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The Martians (Mars Trilogy #3.5)

3.53  ·  Rating Details ·  1,482 Ratings  ·  74 Reviews
Kim Stanley Robinson's Mars trilogy is one of science fiction's most honored series, with Red Mars winning the distinguished Nebula Award, and both Green Mars and Blue Mars honored with the Hugo. A modern-day classic of the genre, this epic saga deftly portrays the human stories behind Earth's most ambitious project yet: the terraforming of Mars.
Now, following the publica
Paperback, 448 pages
Published October 3rd 2000 by Spectra Books (first published January 1st 1999)
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Aug 31, 2011 Robert rated it liked it
Shelves: sf, short-fiction
I tell people that short story collections aren't novels. This, you might think, is obvious. Yet many people insist upon reading them as if they were novels; start at page one and carry on until page the last. I think this might be why some people end up not liking the short story form: they think the way to read them is 10 - 20 at a time by one author, one shortly after the other. This may not be the best way. I encourage people to think of each story as the basic element, not each volume. Read ...more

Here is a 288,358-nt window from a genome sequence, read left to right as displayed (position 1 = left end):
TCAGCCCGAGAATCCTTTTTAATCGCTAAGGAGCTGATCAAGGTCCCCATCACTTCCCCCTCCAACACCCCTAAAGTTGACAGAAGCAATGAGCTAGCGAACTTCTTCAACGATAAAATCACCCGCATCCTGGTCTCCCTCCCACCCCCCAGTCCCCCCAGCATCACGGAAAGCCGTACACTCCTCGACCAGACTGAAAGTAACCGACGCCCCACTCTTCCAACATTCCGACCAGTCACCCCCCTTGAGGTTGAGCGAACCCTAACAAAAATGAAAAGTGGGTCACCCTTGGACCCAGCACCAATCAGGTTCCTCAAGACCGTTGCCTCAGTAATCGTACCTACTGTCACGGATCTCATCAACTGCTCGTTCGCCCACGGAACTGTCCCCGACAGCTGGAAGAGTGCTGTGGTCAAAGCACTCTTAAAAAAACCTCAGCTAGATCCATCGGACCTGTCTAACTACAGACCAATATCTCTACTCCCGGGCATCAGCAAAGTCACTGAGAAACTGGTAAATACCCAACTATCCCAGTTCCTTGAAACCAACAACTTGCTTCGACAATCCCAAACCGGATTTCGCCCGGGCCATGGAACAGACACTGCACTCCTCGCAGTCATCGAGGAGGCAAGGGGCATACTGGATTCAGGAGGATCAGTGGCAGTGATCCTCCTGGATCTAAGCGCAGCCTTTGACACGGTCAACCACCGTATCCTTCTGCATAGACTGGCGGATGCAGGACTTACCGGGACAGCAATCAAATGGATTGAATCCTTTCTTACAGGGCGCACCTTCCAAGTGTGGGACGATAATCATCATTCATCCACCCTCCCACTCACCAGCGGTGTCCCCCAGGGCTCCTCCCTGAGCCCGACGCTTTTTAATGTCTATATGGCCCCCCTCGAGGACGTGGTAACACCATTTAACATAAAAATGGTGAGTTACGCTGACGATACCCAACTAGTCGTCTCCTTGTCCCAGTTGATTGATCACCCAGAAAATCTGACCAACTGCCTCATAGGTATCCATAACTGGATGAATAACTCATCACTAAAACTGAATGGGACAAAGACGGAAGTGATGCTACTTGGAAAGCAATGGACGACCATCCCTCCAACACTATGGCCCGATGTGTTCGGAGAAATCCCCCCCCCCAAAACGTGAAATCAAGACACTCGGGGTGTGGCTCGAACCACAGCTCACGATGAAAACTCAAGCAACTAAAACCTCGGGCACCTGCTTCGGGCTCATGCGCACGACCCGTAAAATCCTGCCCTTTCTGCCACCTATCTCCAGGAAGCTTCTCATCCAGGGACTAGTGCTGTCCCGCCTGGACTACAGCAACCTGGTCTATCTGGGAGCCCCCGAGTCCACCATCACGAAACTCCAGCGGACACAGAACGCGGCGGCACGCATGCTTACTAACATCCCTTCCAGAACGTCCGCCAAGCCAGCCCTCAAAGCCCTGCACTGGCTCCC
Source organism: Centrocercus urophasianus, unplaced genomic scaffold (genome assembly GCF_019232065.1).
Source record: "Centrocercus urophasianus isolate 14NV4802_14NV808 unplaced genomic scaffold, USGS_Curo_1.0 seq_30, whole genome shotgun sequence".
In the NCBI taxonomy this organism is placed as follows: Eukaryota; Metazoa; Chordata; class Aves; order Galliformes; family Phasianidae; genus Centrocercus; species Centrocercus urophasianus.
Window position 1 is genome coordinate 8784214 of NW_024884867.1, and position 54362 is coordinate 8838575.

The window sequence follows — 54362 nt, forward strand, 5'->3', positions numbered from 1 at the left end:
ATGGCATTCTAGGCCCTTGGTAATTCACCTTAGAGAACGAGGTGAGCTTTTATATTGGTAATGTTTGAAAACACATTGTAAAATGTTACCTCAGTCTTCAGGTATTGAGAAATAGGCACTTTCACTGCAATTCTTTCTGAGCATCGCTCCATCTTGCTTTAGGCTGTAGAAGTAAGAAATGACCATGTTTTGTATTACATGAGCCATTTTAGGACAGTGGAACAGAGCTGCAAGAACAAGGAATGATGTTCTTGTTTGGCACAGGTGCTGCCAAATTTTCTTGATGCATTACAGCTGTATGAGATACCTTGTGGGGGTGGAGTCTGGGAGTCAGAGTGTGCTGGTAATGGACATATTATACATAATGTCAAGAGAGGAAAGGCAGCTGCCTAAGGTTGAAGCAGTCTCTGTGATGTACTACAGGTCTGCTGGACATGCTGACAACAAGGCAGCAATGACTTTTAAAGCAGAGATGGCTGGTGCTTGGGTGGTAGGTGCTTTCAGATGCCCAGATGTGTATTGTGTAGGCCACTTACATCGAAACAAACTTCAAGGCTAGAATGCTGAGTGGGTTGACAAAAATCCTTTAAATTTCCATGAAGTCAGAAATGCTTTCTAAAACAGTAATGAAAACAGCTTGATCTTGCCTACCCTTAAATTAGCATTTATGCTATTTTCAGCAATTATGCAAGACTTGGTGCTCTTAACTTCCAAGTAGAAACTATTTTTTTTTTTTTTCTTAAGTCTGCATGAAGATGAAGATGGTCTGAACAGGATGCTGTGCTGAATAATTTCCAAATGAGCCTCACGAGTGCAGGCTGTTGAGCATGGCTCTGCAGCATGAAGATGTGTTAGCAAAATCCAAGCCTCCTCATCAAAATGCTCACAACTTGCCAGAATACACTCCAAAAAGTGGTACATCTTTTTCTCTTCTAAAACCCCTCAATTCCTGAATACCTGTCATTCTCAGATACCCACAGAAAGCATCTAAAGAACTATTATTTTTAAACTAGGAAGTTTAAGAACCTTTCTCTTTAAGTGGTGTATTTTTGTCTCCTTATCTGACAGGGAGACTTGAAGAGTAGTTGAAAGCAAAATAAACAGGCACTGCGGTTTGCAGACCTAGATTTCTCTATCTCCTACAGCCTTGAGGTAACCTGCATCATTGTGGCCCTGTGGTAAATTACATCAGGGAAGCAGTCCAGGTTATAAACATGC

A collection of relatively short stories related to the first one hundred colonists (prior and after colonization) and also about the next generations on R/G/B Mars.

The main series I found to be amazing, however, I perceived this volume as a big spoiler on characters’ most inner thoughts and conduct and that’s the reason for my skimming through them. The mystery around some of the characters’ behavior in the trilogy was far more interesting.
But they are high quality stories and worthy to be read
Sep 25, 2012 Ian rated it liked it  ·  review of another edition
This has been sat on my bookshelves since it was originally published in 1999, and I've been meaning to read it for years. But with one thing then another, and other books, it seemed to get shuffled further down the TBR. But since I needed to read up on Mars for Apollo Quartet 2, I took the opportunity of finally reading it. And I'm glad I did. The centre of the book is the novella, 'Green Mars', which was originally published in Asimov's in 1985 but which I'd read in the early 1909s as one half ...more
May 17, 2012 John rated it liked it
I thoroughly enjoyed Robinson's Mars trilogy - it stands alongside some of the best epic SF IMHO - so when I heard there was a book of short stories dealing with the same universe, I got my hands on it as soon as I could, hoping it would answer some lingering questions left unanswered at the conclusion of 'Blue Mars'. So did it? Well, maybe for a couple questions - though I didn't necessarily like the answers that seemed to be presented. And I can't help but wonder whether Robinson's attitude or ...more